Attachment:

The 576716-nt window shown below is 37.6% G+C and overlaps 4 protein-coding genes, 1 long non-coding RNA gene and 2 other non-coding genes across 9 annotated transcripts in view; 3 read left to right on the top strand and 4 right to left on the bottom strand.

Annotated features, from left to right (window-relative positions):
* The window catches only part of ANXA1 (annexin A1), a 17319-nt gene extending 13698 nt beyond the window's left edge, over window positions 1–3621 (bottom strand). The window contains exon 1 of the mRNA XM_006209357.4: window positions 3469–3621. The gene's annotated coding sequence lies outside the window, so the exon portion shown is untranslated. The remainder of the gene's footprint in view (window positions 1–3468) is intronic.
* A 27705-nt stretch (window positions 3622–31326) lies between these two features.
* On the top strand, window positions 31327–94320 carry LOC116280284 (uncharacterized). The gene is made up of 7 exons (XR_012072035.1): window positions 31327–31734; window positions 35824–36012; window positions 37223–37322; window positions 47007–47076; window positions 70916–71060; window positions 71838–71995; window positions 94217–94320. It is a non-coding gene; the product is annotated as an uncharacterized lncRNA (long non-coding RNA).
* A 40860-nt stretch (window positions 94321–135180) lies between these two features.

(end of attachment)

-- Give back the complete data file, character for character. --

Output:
The 576716-nt window shown below is 37.6% G+C and overlaps 4 protein-coding genes, 1 long non-coding RNA gene and 2 other non-coding genes across 9 annotated transcripts in view; 3 read left to right on the top strand and 4 right to left on the bottom strand.

Annotated features, from left to right (window-relative positions):
* The window catches only part of ANXA1 (annexin A1), a 17319-nt gene extending 13698 nt beyond the window's left edge, over window positions 1–3621 (bottom strand). The window contains exon 1 of the mRNA XM_006209357.4: window positions 3469–3621. The gene's annotated coding sequence lies outside the window, so the exon portion shown is untranslated. The remainder of the gene's footprint in view (window positions 1–3468) is intronic.
* A 27705-nt stretch (window positions 3622–31326) lies between these two features.
* On the top strand, window positions 31327–94320 carry LOC116280284 (uncharacterized). The gene is made up of 7 exons (XR_012072035.1): window positions 31327–31734; window positions 35824–36012; window positions 37223–37322; window positions 47007–47076; window positions 70916–71060; window positions 71838–71995; window positions 94217–94320. It is a non-coding gene; the product is annotated as an uncharacterized lncRNA (long non-coding RNA).
* A 40860-nt stretch (window positions 94321–135180) lies between these two features.